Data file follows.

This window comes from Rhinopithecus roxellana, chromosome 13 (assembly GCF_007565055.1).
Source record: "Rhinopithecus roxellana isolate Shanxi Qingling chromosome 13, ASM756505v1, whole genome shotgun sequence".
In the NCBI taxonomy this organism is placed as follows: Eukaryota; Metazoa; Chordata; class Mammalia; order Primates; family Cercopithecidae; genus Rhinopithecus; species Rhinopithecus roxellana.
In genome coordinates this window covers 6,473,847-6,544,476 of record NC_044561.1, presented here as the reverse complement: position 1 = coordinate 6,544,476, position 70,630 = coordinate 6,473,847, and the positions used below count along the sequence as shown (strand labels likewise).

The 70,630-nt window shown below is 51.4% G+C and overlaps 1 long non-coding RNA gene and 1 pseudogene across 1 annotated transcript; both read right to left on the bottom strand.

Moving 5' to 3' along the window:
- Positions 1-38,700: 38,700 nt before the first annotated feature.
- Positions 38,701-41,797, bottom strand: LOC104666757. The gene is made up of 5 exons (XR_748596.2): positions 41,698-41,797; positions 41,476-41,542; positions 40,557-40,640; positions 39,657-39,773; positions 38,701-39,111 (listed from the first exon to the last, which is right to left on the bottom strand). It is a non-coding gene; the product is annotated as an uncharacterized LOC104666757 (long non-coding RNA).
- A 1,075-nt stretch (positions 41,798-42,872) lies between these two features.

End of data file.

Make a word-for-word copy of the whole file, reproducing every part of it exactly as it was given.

This window comes from Rhinopithecus roxellana, chromosome 13 (assembly GCF_007565055.1).
Source record: "Rhinopithecus roxellana isolate Shanxi Qingling chromosome 13, ASM756505v1, whole genome shotgun sequence".
In the NCBI taxonomy this organism is placed as follows: Eukaryota; Metazoa; Chordata; class Mammalia; order Primates; family Cercopithecidae; genus Rhinopithecus; species Rhinopithecus roxellana.
In genome coordinates this window covers 6,473,847-6,544,476 of record NC_044561.1, presented here as the reverse complement: position 1 = coordinate 6,544,476, position 70,630 = coordinate 6,473,847, and the positions used below count along the sequence as shown (strand labels likewise).

The 70,630-nt window shown below is 51.4% G+C and overlaps 1 long non-coding RNA gene and 1 pseudogene across 1 annotated transcript; both read right to left on the bottom strand.

Moving 5' to 3' along the window:
- Positions 1-38,700: 38,700 nt before the first annotated feature.
- Positions 38,701-41,797, bottom strand: LOC104666757. The gene is made up of 5 exons (XR_748596.2): positions 41,698-41,797; positions 41,476-41,542; positions 40,557-40,640; positions 39,657-39,773; positions 38,701-39,111 (listed from the first exon to the last, which is right to left on the bottom strand). It is a non-coding gene; the product is annotated as an uncharacterized LOC104666757 (long non-coding RNA).
- A 1,075-nt stretch (positions 41,798-42,872) lies between these two features.